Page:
A desperate and largely unknown humanitarian crisis is deteriorating in the Lake Chad Basin region of West Africa, forcing millions of people to flee their homes and leaving millions more in need of humanitarian assistance. Oxfam is providing life-saving support but help is urgently needed to prevent the crisis turning into a catastrophe.
In years of responding to disasters, the destruction and logistical challenges caused by Haiti’s earthquake which struck on 12 January 2010, were among the worst Oxfam has ever encountered. Our Haiti response (coordinated from a makeshift office in a battered hut after our Port-au-Prince office had been destroyed) has been a story of obstacles overcome.
As with the Asian Tsunami emergency almost five years earlier, public support for the Haiti disaster was overwhelmingly generous, with over $US 98 million raised to fund Oxfam’s humanitarian response. This report shows how Oxfam has utilized this earthquake response fund to help hundreds of thousands of people cope in the days, weeks and months following the disaster.
One year later, Oxfam has achieved considerable success in a context of overwhelming ongoing human need. At the time of writing, we have reached over 500,000 people with our earthquake response program, and a further 700,000 people with activities to prevent the spread of cholera.
- Oxfam will build on established relationships with local communities and organisations to focus our work on the most vulnerable people in society, particularly women, girls, elderly and disabled people;
- We will move from delivering water by tankers to working with government authorities to provide longer-term solutions to help communities gain sustainable water, sanitation, and waste management services;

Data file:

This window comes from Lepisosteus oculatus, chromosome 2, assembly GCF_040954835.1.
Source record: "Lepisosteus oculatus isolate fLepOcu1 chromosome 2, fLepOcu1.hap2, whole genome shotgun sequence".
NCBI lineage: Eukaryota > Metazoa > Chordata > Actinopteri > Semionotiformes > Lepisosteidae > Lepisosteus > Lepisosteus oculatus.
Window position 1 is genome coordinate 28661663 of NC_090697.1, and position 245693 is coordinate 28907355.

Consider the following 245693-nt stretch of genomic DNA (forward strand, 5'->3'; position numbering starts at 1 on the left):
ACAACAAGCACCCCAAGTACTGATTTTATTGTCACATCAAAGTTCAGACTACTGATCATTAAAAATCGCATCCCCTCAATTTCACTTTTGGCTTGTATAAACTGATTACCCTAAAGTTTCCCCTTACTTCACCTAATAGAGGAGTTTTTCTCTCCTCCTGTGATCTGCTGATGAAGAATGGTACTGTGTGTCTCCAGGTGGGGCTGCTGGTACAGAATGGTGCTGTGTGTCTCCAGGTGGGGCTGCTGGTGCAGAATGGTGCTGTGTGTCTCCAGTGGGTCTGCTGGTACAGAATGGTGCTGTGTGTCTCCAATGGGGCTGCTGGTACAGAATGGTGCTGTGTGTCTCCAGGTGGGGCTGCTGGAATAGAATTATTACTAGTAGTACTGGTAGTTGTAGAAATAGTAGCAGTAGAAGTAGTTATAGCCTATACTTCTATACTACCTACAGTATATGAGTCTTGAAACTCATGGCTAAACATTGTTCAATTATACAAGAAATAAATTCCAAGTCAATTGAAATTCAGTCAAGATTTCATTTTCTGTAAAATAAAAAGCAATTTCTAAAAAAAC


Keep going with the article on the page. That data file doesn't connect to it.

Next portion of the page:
- We will invest a variety of initiatives to help Haitians rebuild their lives and their sense of self-reliance such as: investing in new and recovering small businesses, promoting innovative local design solutions for the building of new homes, and encouraging links between small-scale farmers and consumers to increase access to locally grown food;
- We will promote and support more sustainable agricultural practices in Haiti, making use of technologies that protect the environment, and helping people to prepare for, and adapt to, a changing climate in which weather patterns are more unpredictable;
- As we implement recovery and reconstruction programs over the next two years, we will continue to press for a just and sustainable rebuilding strategy in Haiti, led by the government and with meaningful participation of civil society, including community and religious leaders and local and international NGOs.